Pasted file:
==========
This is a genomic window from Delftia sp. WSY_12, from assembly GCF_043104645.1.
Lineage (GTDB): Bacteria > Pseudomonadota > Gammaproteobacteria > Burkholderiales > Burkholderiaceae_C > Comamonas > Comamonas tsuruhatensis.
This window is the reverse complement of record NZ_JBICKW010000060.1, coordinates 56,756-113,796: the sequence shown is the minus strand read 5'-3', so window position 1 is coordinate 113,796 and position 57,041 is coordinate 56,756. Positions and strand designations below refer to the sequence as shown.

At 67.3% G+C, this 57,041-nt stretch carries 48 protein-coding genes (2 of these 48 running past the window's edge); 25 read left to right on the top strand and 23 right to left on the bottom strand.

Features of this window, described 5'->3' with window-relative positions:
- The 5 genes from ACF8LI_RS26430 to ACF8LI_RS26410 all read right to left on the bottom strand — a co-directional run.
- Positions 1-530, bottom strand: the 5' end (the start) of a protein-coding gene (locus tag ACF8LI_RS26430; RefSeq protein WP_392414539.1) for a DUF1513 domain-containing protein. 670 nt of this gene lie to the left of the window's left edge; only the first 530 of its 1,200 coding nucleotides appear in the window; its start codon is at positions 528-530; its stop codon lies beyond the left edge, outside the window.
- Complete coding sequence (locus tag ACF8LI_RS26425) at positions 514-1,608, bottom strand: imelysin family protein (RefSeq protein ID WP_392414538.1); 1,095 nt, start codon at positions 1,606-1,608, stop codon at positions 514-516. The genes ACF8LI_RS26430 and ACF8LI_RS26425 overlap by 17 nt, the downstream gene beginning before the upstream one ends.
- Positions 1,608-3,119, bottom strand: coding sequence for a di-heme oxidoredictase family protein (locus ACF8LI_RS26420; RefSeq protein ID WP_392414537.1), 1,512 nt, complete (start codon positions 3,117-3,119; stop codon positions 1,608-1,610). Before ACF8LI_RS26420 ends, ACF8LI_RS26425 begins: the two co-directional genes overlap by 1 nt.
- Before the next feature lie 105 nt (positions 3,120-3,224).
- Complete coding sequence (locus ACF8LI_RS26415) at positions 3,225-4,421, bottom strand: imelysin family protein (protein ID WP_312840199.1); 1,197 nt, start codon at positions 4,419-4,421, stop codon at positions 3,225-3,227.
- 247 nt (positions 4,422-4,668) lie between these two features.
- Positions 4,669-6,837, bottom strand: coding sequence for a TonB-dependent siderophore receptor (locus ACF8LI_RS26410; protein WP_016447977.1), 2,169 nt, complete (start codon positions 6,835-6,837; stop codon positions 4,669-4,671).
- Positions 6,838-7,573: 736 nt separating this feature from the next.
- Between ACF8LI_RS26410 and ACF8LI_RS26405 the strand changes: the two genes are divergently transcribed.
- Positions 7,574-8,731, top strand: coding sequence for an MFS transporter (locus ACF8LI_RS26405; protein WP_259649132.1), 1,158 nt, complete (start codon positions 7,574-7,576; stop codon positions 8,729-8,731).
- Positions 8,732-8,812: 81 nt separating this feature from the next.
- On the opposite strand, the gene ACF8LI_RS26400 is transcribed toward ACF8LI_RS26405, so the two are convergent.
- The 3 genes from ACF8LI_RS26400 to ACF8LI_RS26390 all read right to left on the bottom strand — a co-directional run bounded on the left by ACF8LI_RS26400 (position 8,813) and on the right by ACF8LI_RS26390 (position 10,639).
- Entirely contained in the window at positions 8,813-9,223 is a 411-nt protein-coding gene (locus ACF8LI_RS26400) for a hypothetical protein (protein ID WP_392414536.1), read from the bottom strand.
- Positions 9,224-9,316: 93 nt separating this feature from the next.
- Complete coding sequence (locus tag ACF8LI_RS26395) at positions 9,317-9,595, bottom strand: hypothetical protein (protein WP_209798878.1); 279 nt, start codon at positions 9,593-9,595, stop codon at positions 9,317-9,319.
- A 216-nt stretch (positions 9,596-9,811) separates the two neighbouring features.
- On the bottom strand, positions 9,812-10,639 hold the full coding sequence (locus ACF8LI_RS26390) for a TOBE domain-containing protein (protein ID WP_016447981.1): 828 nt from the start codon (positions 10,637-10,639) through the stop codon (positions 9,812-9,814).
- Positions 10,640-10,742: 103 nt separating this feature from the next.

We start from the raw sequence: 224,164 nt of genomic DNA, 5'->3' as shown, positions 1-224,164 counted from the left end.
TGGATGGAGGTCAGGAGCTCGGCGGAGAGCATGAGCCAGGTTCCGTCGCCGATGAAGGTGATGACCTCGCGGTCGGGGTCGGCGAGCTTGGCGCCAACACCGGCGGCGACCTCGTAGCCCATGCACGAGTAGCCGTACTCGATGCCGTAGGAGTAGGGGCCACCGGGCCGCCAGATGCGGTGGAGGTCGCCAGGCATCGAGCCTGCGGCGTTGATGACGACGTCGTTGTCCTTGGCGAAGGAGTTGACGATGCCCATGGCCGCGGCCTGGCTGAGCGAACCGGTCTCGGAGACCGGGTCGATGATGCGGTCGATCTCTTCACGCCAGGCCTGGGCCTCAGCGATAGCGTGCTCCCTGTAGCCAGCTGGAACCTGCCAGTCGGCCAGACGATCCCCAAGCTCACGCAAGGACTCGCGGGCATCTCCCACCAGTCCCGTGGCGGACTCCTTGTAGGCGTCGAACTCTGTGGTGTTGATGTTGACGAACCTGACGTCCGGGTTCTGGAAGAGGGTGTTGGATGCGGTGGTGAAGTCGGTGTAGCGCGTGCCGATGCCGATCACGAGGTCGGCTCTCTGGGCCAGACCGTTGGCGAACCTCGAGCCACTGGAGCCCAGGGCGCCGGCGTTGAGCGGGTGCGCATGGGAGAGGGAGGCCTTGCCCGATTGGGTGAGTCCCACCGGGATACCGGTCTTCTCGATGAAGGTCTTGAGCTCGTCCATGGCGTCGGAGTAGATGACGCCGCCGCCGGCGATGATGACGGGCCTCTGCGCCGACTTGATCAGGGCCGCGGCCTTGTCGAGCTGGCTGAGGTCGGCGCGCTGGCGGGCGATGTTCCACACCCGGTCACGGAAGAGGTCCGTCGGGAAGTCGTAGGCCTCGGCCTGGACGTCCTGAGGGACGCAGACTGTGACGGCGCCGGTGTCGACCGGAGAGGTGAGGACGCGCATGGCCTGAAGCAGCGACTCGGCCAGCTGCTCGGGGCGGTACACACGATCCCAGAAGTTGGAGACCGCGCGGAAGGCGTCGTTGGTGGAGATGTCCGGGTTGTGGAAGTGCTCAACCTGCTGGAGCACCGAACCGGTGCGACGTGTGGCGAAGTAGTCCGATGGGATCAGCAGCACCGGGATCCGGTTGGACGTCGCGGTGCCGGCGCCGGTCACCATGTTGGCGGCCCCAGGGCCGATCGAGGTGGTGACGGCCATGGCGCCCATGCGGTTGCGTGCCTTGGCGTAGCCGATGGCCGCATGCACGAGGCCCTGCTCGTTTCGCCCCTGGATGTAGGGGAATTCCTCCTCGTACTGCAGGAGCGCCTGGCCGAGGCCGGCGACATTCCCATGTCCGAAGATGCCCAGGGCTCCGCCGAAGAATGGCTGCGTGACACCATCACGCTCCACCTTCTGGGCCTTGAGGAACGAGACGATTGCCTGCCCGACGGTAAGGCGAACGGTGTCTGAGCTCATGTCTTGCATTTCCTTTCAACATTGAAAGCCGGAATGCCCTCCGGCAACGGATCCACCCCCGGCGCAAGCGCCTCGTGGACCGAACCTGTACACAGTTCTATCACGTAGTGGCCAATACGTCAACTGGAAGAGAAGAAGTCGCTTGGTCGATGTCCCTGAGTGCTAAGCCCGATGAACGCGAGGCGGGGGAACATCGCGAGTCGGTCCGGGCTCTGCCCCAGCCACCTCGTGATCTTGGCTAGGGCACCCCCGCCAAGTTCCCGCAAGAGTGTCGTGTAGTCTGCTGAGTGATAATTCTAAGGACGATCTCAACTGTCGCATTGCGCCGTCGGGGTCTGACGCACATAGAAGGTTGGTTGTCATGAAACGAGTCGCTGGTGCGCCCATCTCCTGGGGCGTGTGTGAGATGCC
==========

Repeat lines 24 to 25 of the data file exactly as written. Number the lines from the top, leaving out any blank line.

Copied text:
- On the bottom strand, positions 9,812-10,639 hold the full coding sequence (locus ACF8LI_RS26390) for a TOBE domain-containing protein (protein ID WP_016447981.1): 828 nt from the start codon (positions 10,637-10,639) through the stop codon (positions 9,812-9,814).
- Positions 10,640-10,742: 103 nt separating this feature from the next.